What do real artists think of NFTs?

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What do real artists think of NFTs?

Cover image: “Love You Too” by Marc Dennis. Photo by Vittoria Benzine.

“NFTs are the Tinder of the art world,” said Marc Dennis, whose hyper-realistic paintings traverse art fairs from Miami Beach to Dallas. What does that mean? Like all art, it’s up to you. Over a year since NFTs caught the limelight, they’re still a force in the art world. Artists with existing practices have, to varying degrees, incorporated blockchain technology into their worldviews. Like many, Dennis first heard the term in relation to Beeple’s auction at Christie’s. 

With all the frenzy, funding, and feuding, NFTs have transcended their denotation. An NFT is just something recorded on a blockchain. The technology has been applied to art as a method of proving ownership and authenticity, but the term ‘NFT’ has grown conflated with digital media in general. It’s not. However, the tech does seem to come in tandem with larger changes in the art world, which reflects larger changes in society. 

“It seems like an acceleration of what Instagram has done,” said Andrew Woolbright. “The speed of circulation has shortened the fuse on a lot of work to be quickly understood and digestible. Mystery works without clear meaning, anything that produces a sense of delay feels more fugitive, but NFTS aren’t solely to blame for that. There’s a speed of enticement that virtual circulation necessitates, and maybe fewer artists feel the need to resist it.”

What’s changing is the way art’s moving and being regarded. Initially, NFTs took hold as an opportunity for artists without gallery representation to sell their work effectively. FAUST sees this new tech as “changing the crypto world more than the art world.” He’s not sure about a place for NFT art in the canon, but he “could definitely envision NFTs being incorporated into the art market as a means of authenticating works and tracking sales for resale royalties in the future.”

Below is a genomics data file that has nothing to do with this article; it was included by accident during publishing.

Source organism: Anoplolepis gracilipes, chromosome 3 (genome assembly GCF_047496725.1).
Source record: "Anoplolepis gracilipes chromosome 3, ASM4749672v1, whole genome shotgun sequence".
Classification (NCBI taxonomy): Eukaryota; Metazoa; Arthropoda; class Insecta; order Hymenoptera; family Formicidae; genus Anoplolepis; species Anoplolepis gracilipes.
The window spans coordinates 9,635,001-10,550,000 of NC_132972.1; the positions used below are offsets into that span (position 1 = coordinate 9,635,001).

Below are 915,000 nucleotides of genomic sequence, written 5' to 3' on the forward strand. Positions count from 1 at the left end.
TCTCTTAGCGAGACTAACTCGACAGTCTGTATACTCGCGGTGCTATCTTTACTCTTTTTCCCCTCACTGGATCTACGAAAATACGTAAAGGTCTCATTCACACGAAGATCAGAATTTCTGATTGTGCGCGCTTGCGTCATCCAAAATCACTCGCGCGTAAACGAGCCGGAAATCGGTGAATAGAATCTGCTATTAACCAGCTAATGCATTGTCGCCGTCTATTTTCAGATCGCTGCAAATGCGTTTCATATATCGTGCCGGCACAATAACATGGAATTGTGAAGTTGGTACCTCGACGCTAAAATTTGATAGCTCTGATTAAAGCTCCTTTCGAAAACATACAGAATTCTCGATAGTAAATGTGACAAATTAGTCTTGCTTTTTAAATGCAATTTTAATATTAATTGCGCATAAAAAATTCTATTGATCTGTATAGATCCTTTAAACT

“If anything this medium has helped to change the concept of value,” said Hank VonHellion. “Value is no longer predicated on the physical consumption of something unique or rare, value has become intrinsically bound to artificially manufactured cultural ideals of clout, hype, and fame.” Elza Burkart recently relocated from LA to New Orleans, where she works with Mortal Machine Gallery. “I like [NFTs] because the value is based on demand and as someone who trades in art, that feels right,” she said. “I also love the traceable history, and the artist’s control. Every artist should have this level of authority in their work.”

There is no single art world–just infinite pieces. Curator and organizer Klaudia Ofwona Draber said, “How things are being made interests me the most. Not how they are being sold.” Although Iris has several animated NFTs dropping soon, she also said, “I much prefer creating physical paintings.” 

What do real artists think of NFTs?
‘My Mind Can Only Dream of Mortal Kombat’ by Andrew Woolbright. Photo by Vittoria Benzine.

“Ultimately what won’t change for me is I believe in open-source and free exchange, and I don’t care about who owns what,” Woolbright said. “While virtual art is interesting to me, virtual certificates and licensing aren’t… It’s early on in their formation so the way they are used a year from now could be completely different, but currently, I’m suspicious of the energy consumption and environmental impact of a process that ultimately is to publicly declare that you own something.”

The business of art leaves a filter. Blockchain technology is just one tool, at the end of the day. What really matters is how you use it.

As Burkart pointed out, some artists are making the most of it: “Zeitweitz has created NFTs of her incredible wet plate photography and has designed one of the most incredible virtual art spaces. She’s someone I love paying attention to because, as someone who is obsessed with the physicality of art and analog process, she has really opened my eyes to how wide open the world is. Scott Campbell also recently started something I hadn’t imagined before, a sort of exclusive tattoo shop only available through NFT shop passes. There are some insane, extremely coveted artists collaborating on that. It’s fascinating, and it’s only the beginning!”

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Vittoria Benzine

Vittoria Benzine is a Brooklyn-based art writer and personal essayist covering contemporary art with a focus on human contexts, counterculture, and chaos magic. She contributes to Maxim, Hyperallergic, Brooklyn Magazine, and more.

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